‘Alpha’ is the generic brand name used by Sony for its interchangeable lens cameras. This can be confusing because Sony makes cameras in two types – SLT (single lens translucent) and mirrorless models. Both are Alphas, but the Alpha A9 (mirrorless) and Alpha A99 II (SLT) are entirely different cameras with different lens mounts and […]
The lens mount used by Sony’s Alpha SLT cameras.
Aspherical lenses offer better correction for many common lens aberrations than regular spherical lenses. Lenses with a spherical profile are easier to grind into the correct shape, but aspherical lenses have a more complex profile that’s more difficult and more expensive to make. Many modern lenses use moulded aspherical elements instead to get round this. […]
An apochromatic (APO) lens is designed to offer improved correction of chromatic aberration and spherical aberration using specialised materials and combinations of lens elements. It’s a selling point for lenses, though only indicates the lens design used and isn’t really a guarantee of good performance on its own.
Many tripod heads come with quick release camera plates, and while some are specific to that tripod maker and tripod, which can be annoying, Arca Swiss plates use a standard design that means they should be interchangeable across tripod brands. It’s a good selling point in a tripod head.
Cheaper tripods use aluminium legs which keeps costs down but does add to the weight. This isn’t usually a problem if you’re travelling short distances or working from the back of your car, but if you’re taking a travel tripod on a vacation or hiking any great distance, a more expensive carbon fibre tripod will […]
This is a new autofocus technology being introduced by Nikon in its consumer-level lenses. It used different autofocus actuators to its existing AF-S (Supersonic Wave) lenses. The AF-P system uses stepper motors for a fast, quiet and smooth autofocus action that’s especially well suited to video, where you don’t want fast, sharp focus movements or […]
This is a very simple type of exposure reading where the camera’s light meter just measures the total amount of light in the whole scene. It often leads to underexposure because bright areas in the scene have a disproportionate effect. Today’s digital cameras offer a range of more sophisticated exposure metering patterns and only a […]
On simpler cameras the Auto ISO option simply increases the ISO setting in poor light to keep shutter speeds high enough to avoid camera shake. On more advanced cameras you can program in both the maximum ISO you want to use and the minimum shutter speed, which makes Auto ISO much more useful.
Practically all cameras have automatic focusing systems where they can check the focus at different points around the frame and then adjust the lens’s focus so that that point in the scene is precisely in focus. You can let the camera choose the autofocus (AF) point automatically or select it yourself (manual AF point selection). […]
This is where the camera measures the light levels in the scene using its in-built light meter, works out the exposure value and then sets a shutter speed and lens aperture to give the correct exposure. Practically all cameras have auto exposure systems and its only the more advanced models which offer manual exposure.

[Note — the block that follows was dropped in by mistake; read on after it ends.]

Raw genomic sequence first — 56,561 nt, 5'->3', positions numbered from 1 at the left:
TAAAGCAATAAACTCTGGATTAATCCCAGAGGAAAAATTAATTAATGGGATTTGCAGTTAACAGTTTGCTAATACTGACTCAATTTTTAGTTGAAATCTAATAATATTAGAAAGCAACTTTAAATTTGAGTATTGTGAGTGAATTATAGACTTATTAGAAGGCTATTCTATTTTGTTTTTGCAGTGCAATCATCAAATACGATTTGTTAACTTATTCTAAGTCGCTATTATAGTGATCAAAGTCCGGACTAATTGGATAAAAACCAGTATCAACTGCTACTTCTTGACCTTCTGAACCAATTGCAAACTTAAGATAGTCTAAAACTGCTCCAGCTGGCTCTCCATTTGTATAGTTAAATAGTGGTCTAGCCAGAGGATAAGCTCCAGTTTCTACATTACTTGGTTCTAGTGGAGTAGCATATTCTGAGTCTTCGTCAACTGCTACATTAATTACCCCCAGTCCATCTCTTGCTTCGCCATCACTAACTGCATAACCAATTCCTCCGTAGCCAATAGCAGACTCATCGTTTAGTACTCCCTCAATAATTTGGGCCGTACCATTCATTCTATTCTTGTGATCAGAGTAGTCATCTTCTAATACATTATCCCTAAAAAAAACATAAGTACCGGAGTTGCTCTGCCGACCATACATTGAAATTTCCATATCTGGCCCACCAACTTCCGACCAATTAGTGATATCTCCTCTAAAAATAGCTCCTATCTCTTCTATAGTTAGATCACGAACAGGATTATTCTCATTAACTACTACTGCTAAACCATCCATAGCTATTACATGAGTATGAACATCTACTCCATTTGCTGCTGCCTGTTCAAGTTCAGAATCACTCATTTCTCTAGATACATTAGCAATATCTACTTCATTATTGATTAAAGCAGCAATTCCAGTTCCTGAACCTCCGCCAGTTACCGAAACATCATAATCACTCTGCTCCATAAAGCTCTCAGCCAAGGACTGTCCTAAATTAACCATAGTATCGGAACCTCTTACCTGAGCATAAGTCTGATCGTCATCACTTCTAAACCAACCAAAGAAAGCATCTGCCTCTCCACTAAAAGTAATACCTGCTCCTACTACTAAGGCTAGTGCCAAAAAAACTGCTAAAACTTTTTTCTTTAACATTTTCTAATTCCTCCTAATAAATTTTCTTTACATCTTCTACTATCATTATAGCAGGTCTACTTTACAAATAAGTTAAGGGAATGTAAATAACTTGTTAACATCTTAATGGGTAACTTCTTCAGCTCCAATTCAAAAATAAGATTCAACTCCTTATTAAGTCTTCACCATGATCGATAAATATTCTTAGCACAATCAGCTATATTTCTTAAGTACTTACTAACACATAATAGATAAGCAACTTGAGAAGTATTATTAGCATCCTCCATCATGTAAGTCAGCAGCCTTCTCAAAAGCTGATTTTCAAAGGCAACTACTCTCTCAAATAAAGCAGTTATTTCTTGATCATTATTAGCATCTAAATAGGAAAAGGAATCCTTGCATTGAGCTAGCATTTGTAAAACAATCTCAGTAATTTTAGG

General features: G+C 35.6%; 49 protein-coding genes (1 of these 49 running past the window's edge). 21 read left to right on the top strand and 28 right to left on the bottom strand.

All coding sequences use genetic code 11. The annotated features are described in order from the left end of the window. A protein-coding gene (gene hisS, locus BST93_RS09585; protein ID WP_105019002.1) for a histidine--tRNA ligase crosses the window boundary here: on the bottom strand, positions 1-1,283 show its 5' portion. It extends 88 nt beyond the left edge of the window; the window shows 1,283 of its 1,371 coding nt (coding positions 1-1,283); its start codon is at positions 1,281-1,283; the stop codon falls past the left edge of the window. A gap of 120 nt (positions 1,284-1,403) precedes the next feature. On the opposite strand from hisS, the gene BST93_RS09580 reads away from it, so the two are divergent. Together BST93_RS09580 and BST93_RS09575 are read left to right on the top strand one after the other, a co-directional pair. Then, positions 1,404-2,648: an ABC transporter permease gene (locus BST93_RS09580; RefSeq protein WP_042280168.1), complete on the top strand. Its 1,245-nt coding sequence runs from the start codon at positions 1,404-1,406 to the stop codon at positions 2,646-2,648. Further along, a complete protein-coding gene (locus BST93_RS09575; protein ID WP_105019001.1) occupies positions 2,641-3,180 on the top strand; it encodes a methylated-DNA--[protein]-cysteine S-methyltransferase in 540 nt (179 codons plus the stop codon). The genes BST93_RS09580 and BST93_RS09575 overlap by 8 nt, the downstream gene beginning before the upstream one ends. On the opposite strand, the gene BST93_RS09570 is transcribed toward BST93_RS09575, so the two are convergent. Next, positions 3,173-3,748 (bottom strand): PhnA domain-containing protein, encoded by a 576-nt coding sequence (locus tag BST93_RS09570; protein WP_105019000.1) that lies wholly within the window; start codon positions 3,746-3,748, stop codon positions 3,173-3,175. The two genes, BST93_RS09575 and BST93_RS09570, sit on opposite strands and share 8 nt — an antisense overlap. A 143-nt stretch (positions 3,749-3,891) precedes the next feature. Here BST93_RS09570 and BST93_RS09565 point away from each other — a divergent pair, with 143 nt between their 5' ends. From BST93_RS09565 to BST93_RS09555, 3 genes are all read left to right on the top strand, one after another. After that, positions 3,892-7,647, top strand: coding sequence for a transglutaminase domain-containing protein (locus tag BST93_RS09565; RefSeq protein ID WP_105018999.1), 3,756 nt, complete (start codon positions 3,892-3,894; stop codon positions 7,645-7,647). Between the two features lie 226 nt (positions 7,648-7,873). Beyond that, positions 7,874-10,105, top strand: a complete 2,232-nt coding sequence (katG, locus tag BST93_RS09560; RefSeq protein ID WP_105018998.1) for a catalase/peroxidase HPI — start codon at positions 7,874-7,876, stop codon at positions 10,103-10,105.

Mac-only HDR software developed in conjunction with HDR specialist Trey Ratcliff. It can work with single images or merge a series of bracketed exposures. You can apply one of many different preset effects or create your own with the manual controls.
A video file format commonly used by Sony and Panasonic cameras. It’s an efficient file format for high-definition video, keeping file sizes relatively small while keeping the quality high. It uses a complicated directory structure, though, so that you don’t get simple self-contained video files in the way you do with other video formats.
The professional term for image cataloguing, and often used in photographic or design studios managing large numbers of images on a commercial basis. They may include not just photos but illustrations, logos and other graphics, hence ‘assets’ rather than photos.
This the picture’s proportions as width versus height. DSLR sensors have a 3:2 ratio, so that photographs are 3 units wide to 2 units high. Most compact camera sensors have a slightly squarer 4:3 aspect ratio. It doesn’t matter what the units are – the ratio stays the same, so a photo could measure 3 […]
A rear LCD screen that can be flipped out and swivelled to face in any direction. This can be especially useful for filming video clips and for composing still images in confined spaces or at awkward angles. Some cameras offer tilting LCDs instead. These have a more restricted range of movements (up and down) but […]
Any unwanted digital flaw in a photo, such as exaggerated sharpening and edge ‘halos’ around objects, banding or ‘posterisation’ due to excessive image manipulation or sensor spots exaggerated by localised contrast or HDR processes.
Another name for the ‘low pass’ filter fitted in front of most camera sensors. It’s designed to prevent digital artefacts such as moiré patterns and colour fringing caused by interaction between fine linear or rectangular patterns in real-world subjects and the camera’s rectangular grid of photosites.
Analog Efex Pro is part of the Google Nik Collection. It’s a plug in which offers a selection of ‘analog’ film styles which mimic a variety of film types, darkroom processes and ageing effects. It’s also possible to choose these effects manually and build your own preset styles.
A term now used to design old-fashioned chemical processes to capture images rather than digital – so you can get ‘analog’ cameras, ‘analog’ films and ‘analog’ image effects which replicate the look of these old processes.